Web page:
Leon County School Officials say the steep decline in scores on the FCAT Writing test will have an impact on school grades. But they don’t know how big that impact will be. Lynn Hatter reports, this year nearly 75-percent of all students taking the writing exam failed it, prompting the state board of education to hold an emergency hearing Tuesday to reduce the passing score from a 4 to a three.
The steep decline in passing rates has many observers questioning the validity of the FCAT writing test. And Leon County Superintendent Jackie Pons is one of those with questions about why so many students failed.
“The credibility of the test comes into question and I think there’s going to be a lot of concern with this around Florida and what I would suggest is that we look at every aspect of this test, from the prompt to the scoring.”
Pons says it’s a bad day for Florida’s FCAT Test. Before the state board of education raised the bar on the writing exam, about 80-percent of students were passing it. This year, only a quarter to a third of the students passed. The state has steadily increased expectations for student learning, but Pons says the writing test may be an indicator that its time to slow down.
“Part of the problem we have today is that we have so many people involved in changing proficiency levels on our FCAT, and we’ve done it in such a hurry that we’ve created a situation like this.”
The Florida Department of Education says it’s looking into what went wrong with this year’s writing exam. Education observers cite things like a lack teacher preparation, unclear communication of expectations from the state to local officials, and the amount of time given for students to complete all of the writing requirements. This year’s test was also harder. The state placed more emphasis on grammar, punctuation and spelling, which, according to Leon County’s assessment director Paul Felch, had not been done before.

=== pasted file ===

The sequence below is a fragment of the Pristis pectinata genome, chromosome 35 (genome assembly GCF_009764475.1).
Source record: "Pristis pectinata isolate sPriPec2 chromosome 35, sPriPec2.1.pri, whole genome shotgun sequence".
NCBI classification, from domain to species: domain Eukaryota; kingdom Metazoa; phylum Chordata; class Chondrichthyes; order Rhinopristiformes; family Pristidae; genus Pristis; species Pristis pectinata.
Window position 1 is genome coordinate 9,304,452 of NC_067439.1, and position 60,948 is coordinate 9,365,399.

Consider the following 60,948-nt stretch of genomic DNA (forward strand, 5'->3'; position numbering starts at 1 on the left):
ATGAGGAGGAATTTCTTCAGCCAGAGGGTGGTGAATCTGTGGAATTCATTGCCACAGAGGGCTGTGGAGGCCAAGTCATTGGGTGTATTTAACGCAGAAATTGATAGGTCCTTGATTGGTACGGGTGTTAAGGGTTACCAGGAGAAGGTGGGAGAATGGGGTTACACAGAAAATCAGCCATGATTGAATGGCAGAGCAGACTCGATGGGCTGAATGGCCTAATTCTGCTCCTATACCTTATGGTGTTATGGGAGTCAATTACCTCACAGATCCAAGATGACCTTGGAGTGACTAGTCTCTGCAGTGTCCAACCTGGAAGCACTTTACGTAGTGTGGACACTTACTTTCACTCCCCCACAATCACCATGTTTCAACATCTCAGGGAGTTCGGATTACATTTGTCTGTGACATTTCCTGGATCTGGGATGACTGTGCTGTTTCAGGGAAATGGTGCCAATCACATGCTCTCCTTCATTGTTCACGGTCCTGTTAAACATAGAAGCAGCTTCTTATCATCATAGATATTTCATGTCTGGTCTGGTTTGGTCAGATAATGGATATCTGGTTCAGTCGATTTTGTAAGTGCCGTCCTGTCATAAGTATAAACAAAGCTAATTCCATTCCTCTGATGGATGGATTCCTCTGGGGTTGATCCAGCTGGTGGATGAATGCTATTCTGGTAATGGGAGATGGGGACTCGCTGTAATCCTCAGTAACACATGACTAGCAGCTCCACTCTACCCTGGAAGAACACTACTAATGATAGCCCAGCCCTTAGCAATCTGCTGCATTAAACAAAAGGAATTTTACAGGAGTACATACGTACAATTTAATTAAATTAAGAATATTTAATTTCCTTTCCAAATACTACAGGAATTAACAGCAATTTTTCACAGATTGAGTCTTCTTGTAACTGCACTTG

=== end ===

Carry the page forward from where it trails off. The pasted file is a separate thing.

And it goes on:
“In the past, the readers looked at that more leniently. But this year, they decided to put more emphasis on that.”
That means that the mistakes students were allowed to make on the test in previous years, now count against them.
The dramatic decrease in the passing rates for the writing test has many districts concerned about the impact on school grades. State Board of Education Member John Padget says the board’s decision to lower the passing score is meant to hold districts harmless.
-“I will support the motion or any motion which will essentially hold the schools and districts harmless for this year as regards writing. In other words, we should not have a surprise at this late time.”
However, the lower passing scores will only be in place for a year. And Leon’s Jackie Pons says he doesn’t believe there won’t be consequences for schools due to this year’s results. The state says it plans to notify districts sometime next week about the results of this year’s writing test.